That’s one reason why Texas will soon classify 911 dispatchers and other public safety telecommunications professionals as first responders, thanks to a new law signed by Gov. Greg Abbott this week.
The change will not only give dispatchers a degree of recognition alongside police, fire and emergency medical services, but will also let them access benefits to help support their mental health, according to Amarillo Fire Department Capt. Jeremy Hill, who manages the Amarillo Emergency Communications Center.
“I can’t think of a more emotional response that I’ve seen than a mother calling and saying her baby is not breathing and having to calm that mother down and give CPR instructions,” said Hill, who is also a vice president of the Texas chapter of the Association of Public-Safety Communications Officials.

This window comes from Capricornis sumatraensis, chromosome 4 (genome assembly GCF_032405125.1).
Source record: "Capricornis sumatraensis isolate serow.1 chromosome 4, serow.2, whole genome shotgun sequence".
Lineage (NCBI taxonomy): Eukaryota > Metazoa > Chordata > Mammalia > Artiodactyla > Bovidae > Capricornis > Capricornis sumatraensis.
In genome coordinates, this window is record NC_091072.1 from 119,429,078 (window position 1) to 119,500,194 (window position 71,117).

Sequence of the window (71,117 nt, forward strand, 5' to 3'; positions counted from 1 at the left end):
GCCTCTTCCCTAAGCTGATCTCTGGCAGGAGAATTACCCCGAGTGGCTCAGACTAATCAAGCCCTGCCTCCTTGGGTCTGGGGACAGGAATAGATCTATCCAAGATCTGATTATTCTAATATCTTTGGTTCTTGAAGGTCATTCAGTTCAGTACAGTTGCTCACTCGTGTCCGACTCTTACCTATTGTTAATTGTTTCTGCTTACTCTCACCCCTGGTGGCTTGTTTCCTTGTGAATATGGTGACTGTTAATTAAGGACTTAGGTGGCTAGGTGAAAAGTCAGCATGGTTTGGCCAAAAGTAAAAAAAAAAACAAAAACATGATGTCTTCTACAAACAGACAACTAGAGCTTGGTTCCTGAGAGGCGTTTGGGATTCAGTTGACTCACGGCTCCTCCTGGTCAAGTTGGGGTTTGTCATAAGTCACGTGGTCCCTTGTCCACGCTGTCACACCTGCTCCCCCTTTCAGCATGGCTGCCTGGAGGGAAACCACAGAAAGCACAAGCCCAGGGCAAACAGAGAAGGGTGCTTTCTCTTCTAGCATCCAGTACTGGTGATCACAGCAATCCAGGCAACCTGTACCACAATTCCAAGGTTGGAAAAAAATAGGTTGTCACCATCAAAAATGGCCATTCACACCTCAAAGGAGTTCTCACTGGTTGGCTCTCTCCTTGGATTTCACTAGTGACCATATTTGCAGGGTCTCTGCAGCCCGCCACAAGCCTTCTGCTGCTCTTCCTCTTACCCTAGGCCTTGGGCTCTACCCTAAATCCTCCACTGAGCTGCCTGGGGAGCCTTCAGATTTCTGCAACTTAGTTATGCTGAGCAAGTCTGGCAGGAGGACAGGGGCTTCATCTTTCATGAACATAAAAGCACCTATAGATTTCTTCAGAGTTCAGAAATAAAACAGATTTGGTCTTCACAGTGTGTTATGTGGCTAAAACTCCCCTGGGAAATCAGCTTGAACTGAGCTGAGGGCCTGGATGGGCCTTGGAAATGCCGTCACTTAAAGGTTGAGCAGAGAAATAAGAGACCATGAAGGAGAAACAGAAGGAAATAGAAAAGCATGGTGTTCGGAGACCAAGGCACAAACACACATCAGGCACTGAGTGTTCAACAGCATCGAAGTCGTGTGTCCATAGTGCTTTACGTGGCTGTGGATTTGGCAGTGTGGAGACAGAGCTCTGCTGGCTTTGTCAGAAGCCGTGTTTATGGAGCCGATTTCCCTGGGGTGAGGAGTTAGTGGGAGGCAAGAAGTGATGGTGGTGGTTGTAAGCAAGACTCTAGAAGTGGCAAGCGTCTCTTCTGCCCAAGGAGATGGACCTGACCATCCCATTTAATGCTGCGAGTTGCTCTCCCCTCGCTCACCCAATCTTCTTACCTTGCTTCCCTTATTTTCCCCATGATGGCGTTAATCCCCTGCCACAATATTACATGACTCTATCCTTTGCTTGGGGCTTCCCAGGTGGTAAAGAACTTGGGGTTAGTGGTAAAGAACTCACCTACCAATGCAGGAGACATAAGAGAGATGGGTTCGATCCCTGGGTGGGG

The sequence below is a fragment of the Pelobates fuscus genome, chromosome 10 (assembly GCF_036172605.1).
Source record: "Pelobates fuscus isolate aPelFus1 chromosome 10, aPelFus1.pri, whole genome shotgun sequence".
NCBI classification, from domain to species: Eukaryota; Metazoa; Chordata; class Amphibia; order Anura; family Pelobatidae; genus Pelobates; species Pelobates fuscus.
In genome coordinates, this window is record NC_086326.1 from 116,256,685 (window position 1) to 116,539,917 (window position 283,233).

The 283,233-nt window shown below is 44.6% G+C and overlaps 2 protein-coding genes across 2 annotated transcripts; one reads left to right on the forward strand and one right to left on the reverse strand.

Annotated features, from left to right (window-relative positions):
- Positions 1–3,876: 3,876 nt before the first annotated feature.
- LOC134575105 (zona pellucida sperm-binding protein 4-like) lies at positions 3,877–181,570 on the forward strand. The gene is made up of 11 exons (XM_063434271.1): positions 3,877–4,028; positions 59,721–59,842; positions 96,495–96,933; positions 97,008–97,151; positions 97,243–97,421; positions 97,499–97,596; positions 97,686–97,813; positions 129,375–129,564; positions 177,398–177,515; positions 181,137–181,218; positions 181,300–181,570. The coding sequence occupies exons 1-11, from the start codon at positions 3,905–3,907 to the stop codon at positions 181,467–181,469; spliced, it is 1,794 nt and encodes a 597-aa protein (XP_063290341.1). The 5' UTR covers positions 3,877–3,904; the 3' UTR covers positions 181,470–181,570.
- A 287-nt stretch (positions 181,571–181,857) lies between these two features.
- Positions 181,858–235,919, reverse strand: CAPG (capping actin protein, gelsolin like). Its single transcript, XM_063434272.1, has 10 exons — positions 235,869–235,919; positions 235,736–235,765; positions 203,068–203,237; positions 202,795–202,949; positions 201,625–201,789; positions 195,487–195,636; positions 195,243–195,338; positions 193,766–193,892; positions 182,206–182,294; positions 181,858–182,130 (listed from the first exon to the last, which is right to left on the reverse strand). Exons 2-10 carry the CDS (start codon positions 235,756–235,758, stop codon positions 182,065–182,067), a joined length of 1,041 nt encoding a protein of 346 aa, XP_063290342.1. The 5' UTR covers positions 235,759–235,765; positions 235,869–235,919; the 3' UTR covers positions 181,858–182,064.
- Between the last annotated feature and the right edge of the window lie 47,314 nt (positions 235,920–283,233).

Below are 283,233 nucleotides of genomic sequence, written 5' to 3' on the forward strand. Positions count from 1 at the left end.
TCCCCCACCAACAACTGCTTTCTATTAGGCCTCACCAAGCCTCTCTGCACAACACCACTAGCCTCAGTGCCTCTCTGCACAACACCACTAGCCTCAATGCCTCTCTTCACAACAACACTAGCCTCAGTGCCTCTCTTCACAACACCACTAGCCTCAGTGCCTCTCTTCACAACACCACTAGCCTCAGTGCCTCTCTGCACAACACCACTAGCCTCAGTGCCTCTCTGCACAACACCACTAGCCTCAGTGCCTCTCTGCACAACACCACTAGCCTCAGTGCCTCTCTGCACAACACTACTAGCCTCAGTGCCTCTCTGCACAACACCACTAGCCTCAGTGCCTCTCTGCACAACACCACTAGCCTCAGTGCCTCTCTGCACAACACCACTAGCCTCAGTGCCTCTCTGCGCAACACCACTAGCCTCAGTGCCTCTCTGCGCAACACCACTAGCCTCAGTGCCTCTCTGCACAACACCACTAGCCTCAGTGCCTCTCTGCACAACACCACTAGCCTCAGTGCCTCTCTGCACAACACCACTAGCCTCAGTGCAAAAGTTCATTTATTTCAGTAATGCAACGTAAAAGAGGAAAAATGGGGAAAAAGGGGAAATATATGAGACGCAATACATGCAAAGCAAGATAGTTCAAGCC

Mario Lomana, a telecommunications specialist for Amarillo, told KFDA the change would be “very beneficial” for dealing with the emotional impacts of some of the calls dispatchers receive.
“We take the brunt of the initial call that gets in,” Lomana said. “So being able to reach out to somebody in need for some of the calls that have an emotional toll on us is very beneficial. That will improve morale here for sure.”
The law will go into effect September 1.